Modifying images for scientific publication is now quick and easy due to changes in technology. This has created a need for new image processing guidelines and attitudes, such as those offered to the research community by Doug Cromey (Cromey 2010). We suggest that related changes in technology have simplified the task of detecting misconduct for journal editors as well as researchers, and that this simplification has caused a shift in the responsibility for reporting misconduct. We also argue that the concept (...) of best practices in image processing can serve as a general model for education in best practices in research. (shrink)
Pickering & Garrod (P&G) claim that the automatic mechanisms that underlie language processing in dialogue are absent in monologue. We disagree with this claim, and argue that dialogue simply provides a different context in which the same basic processes operate.
Pylyshyn is willing to assume that attention can influence feature integration. We argue that he concedes too much. Feature integration occurs preattentively, except in the case of certain “perverse” displays, such as those used in feature-conjunction searches.
: This paper represents the authors' attempt to provide a useful framework for discussing and investigating the links between the apparently disparate disciplines of neuroscience and dance. This attempt arose from an interdisciplinary course offering on this topic. A clear need apparent in preparing for an exploration of such uncharted territory was for some definition of the relevant landmarks in the form of a conceptual framework. The current status of that developing framework is presented here, as we consider the historical (...) context that contributed to the cultural distance between neuroscience and dance as disciplines; the conceptual and technical obstacles to collaborative work between these disciplines; and the recent developments, both conceptual and technological, that make the interface between neuroscience and dance a particularly fruitful source of inspiration not only for dancers and neuroscientists but potentially for a wide variety of disciplines touching on health and education in general. (shrink)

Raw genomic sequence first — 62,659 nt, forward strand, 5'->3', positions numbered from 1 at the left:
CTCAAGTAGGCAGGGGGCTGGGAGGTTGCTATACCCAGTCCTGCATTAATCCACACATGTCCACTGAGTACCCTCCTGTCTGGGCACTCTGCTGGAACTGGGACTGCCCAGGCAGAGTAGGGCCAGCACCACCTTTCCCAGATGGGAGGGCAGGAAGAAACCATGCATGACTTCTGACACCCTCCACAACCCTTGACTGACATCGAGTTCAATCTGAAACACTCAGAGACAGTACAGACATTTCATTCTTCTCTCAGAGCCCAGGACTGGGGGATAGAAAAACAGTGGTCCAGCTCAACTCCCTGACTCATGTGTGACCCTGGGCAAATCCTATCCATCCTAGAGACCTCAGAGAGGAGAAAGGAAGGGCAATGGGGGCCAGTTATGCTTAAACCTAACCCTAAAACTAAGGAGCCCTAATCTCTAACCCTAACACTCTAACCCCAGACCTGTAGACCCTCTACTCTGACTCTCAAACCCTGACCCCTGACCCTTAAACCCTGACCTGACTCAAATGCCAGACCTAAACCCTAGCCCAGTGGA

Somites are transient structures which represent the most overt segmental feature of the vertebrate embryo. The strict temporal regulation of somitogenesis is of critical developmental importance since many segmental structures adopt a periodicity based on that of the somites. Until recently, the mechanisms underlying the periodicity of somitogenesis were largely unknown. Based on the oscillations of c-hairy1 and lunatic fringe RNA, we now have evidence for an intrinsic segmentation clock in presomitic cells. Translation of this temporal periodicity into a spatial (...) periodicity, through somite formation, requires Notch signaling. While the Hox genes are certainly involved, it remains unknown how the metameric vertebrate axis becomes regionalized along the antero–posterior (AP) dimension into the occipital, cervical, thoracic, lumbar, and sacral domains. We discuss the implications of cell division as a clock mechanism underlying the regionalization of somites and their derivatives along the AP axis. Possible links between the segmentation clock and axial regionalization are also discussed. (shrink)